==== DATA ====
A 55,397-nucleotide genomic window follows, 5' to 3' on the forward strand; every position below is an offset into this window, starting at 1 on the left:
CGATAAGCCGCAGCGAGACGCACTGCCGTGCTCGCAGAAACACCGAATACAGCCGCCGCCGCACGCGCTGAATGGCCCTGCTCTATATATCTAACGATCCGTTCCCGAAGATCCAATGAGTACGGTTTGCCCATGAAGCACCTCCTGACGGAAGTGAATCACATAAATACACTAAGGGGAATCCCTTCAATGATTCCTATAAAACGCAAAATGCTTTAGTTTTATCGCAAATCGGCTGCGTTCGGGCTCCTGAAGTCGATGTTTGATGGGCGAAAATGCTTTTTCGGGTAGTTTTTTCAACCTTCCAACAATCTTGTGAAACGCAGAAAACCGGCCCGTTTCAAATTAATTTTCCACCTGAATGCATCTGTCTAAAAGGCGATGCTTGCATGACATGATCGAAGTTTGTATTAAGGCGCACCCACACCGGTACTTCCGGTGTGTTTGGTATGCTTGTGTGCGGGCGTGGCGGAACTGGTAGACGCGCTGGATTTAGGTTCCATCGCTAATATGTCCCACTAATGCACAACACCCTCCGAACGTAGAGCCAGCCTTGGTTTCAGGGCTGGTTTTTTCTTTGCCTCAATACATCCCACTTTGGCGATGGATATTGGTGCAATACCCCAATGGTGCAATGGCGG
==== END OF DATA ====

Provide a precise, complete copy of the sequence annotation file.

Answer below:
A 55,397-nucleotide genomic window follows, 5' to 3' on the forward strand; every position below is an offset into this window, starting at 1 on the left:
CGATAAGCCGCAGCGAGACGCACTGCCGTGCTCGCAGAAACACCGAATACAGCCGCCGCCGCACGCGCTGAATGGCCCTGCTCTATATATCTAACGATCCGTTCCCGAAGATCCAATGAGTACGGTTTGCCCATGAAGCACCTCCTGACGGAAGTGAATCACATAAATACACTAAGGGGAATCCCTTCAATGATTCCTATAAAACGCAAAATGCTTTAGTTTTATCGCAAATCGGCTGCGTTCGGGCTCCTGAAGTCGATGTTTGATGGGCGAAAATGCTTTTTCGGGTAGTTTTTTCAACCTTCCAACAATCTTGTGAAACGCAGAAAACCGGCCCGTTTCAAATTAATTTTCCACCTGAATGCATCTGTCTAAAAGGCGATGCTTGCATGACATGATCGAAGTTTGTATTAAGGCGCACCCACACCGGTACTTCCGGTGTGTTTGGTATGCTTGTGTGCGGGCGTGGCGGAACTGGTAGACGCGCTGGATTTAGGTTCCATCGCTAATATGTCCCACTAATGCACAACACCCTCCGAACGTAGAGCCAGCCTTGGTTTCAGGGCTGGTTTTTTCTTTGCCTCAATACATCCCACTTTGGCGATGGATATTGGTGCAATACCCCAATGGTGCAATGGCGG